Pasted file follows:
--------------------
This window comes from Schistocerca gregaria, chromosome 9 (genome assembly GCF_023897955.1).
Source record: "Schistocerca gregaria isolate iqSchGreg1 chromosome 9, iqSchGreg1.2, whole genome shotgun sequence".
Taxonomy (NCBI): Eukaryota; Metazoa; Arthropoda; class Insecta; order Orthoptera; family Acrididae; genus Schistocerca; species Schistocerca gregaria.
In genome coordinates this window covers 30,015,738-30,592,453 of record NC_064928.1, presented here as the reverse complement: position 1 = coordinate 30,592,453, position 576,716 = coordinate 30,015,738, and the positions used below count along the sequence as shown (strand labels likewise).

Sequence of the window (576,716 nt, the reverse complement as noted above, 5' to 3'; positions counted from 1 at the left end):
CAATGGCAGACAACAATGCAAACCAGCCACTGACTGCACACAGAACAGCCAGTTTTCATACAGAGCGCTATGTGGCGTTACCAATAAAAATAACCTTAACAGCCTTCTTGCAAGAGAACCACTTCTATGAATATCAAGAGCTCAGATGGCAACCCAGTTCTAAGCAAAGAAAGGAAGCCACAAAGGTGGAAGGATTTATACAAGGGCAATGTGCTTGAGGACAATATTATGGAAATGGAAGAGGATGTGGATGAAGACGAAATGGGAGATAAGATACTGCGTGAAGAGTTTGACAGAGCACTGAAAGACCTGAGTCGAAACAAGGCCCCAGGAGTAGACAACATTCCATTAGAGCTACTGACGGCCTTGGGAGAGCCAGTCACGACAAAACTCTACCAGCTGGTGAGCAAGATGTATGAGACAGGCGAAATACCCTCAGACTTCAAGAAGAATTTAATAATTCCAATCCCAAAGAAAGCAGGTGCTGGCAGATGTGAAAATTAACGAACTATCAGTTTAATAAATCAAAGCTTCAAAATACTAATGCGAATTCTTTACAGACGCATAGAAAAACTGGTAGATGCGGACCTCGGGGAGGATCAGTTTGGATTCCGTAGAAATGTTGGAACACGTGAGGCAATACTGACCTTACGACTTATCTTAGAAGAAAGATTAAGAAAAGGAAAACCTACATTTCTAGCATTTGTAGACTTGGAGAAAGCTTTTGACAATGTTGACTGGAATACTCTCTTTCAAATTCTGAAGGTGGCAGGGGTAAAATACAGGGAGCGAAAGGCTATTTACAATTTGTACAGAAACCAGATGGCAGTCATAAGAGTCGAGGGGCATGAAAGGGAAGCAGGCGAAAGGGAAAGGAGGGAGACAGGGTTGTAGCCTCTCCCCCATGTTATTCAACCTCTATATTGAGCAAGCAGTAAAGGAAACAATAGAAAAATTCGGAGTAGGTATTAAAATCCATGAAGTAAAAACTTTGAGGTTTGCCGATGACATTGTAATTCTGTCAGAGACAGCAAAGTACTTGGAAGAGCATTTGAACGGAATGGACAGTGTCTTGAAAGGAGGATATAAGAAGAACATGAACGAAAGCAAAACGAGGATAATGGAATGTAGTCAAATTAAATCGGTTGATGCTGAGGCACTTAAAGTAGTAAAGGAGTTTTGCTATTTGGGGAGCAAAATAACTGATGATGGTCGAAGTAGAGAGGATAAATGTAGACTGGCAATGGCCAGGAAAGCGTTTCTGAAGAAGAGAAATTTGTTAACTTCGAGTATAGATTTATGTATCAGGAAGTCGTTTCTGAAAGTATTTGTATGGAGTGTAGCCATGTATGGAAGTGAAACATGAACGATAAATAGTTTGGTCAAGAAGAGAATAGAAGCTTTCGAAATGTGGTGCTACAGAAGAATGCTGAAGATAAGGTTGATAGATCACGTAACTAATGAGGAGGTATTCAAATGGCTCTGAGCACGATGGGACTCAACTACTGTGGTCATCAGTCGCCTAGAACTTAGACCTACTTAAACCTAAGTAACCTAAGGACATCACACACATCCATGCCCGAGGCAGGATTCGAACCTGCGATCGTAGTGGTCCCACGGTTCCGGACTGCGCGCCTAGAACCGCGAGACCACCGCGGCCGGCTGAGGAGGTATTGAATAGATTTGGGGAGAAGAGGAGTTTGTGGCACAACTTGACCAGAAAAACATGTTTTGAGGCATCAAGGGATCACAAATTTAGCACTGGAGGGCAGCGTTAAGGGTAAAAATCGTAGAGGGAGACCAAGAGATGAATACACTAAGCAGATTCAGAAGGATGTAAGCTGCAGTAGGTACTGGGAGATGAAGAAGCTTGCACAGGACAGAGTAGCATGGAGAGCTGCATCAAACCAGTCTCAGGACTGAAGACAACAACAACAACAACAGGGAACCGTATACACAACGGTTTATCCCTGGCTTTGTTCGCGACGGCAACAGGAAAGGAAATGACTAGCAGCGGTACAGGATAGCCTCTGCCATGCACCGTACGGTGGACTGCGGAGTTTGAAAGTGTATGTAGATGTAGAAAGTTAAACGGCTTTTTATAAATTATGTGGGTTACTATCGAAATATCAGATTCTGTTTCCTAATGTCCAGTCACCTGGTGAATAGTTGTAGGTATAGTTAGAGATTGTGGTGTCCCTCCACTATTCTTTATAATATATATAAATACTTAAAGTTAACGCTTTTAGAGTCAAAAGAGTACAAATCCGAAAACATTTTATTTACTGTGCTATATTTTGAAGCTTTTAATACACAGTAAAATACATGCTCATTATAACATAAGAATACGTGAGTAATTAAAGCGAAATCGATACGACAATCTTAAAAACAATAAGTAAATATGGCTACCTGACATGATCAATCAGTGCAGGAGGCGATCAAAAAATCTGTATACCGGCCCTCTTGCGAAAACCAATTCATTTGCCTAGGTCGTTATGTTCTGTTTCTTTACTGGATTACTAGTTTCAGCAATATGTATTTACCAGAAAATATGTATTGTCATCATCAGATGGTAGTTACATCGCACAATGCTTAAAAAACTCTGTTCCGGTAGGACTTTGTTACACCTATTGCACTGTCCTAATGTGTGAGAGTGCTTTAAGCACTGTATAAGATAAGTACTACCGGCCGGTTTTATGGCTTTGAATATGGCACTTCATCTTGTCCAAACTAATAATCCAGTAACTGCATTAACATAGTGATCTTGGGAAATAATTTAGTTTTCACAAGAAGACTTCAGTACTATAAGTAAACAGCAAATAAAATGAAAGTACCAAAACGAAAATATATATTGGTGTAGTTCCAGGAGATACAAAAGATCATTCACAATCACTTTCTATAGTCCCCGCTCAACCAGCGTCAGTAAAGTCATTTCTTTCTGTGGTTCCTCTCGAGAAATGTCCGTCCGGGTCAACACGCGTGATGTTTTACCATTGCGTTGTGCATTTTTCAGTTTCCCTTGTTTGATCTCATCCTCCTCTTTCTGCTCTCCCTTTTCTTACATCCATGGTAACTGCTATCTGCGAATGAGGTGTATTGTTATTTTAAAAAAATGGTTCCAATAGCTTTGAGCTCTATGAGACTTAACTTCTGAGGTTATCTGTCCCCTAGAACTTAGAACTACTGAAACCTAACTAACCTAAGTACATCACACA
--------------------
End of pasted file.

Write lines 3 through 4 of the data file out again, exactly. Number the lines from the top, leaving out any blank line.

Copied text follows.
Taxonomy (NCBI): Eukaryota; Metazoa; Arthropoda; class Insecta; order Orthoptera; family Acrididae; genus Schistocerca; species Schistocerca gregaria.
In genome coordinates this window covers 30,015,738-30,592,453 of record NC_064928.1, presented here as the reverse complement: position 1 = coordinate 30,592,453, position 576,716 = coordinate 30,015,738, and the positions used below count along the sequence as shown (strand labels likewise).